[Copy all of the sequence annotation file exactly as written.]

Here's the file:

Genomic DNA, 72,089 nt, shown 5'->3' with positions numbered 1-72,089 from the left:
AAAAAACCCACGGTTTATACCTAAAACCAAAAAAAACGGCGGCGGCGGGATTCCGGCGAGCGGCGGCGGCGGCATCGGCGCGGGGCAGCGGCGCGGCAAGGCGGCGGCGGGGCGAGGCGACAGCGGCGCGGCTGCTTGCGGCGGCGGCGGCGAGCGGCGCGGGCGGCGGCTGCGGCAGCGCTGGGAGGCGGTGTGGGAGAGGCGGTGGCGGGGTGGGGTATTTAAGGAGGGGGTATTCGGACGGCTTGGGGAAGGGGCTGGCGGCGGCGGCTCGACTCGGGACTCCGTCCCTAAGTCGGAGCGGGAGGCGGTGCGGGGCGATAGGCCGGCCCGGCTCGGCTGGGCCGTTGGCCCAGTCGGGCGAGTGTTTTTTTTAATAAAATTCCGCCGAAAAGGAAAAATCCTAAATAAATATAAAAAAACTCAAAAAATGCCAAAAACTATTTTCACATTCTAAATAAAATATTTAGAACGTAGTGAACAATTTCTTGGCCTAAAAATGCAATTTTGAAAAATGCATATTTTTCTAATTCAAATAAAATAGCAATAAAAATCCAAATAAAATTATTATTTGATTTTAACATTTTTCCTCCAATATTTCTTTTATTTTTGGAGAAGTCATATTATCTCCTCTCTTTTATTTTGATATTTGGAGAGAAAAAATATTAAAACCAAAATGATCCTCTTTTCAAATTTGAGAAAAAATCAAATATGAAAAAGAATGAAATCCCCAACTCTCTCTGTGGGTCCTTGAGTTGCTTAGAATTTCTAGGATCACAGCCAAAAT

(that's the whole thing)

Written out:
Genomic DNA, 72,089 nt, shown 5'->3' with positions numbered 1-72,089 from the left:
AAAAAACCCACGGTTTATACCTAAAACCAAAAAAAACGGCGGCGGCGGGATTCCGGCGAGCGGCGGCGGCGGCATCGGCGCGGGGCAGCGGCGCGGCAAGGCGGCGGCGGGGCGAGGCGACAGCGGCGCGGCTGCTTGCGGCGGCGGCGGCGAGCGGCGCGGGCGGCGGCTGCGGCAGCGCTGGGAGGCGGTGTGGGAGAGGCGGTGGCGGGGTGGGGTATTTAAGGAGGGGGTATTCGGACGGCTTGGGGAAGGGGCTGGCGGCGGCGGCTCGACTCGGGACTCCGTCCCTAAGTCGGAGCGGGAGGCGGTGCGGGGCGATAGGCCGGCCCGGCTCGGCTGGGCCGTTGGCCCAGTCGGGCGAGTGTTTTTTTTAATAAAATTCCGCCGAAAAGGAAAAATCCTAAATAAATATAAAAAAACTCAAAAAATGCCAAAAACTATTTTCACATTCTAAATAAAATATTTAGAACGTAGTGAACAATTTCTTGGCCTAAAAATGCAATTTTGAAAAATGCATATTTTTCTAATTCAAATAAAATAGCAATAAAAATCCAAATAAAATTATTATTTGATTTTAACATTTTTCCTCCAATATTTCTTTTATTTTTGGAGAAGTCATATTATCTCCTCTCTTTTATTTTGATATTTGGAGAGAAAAAATATTAAAACCAAAATGATCCTCTTTTCAAATTTGAGAAAAAATCAAATATGAAAAAGAATGAAATCCCCAACTCTCTCTGTGGGTCCTTGAGTTGCTTAGAATTTCTAGGATCACAGCCAAAAT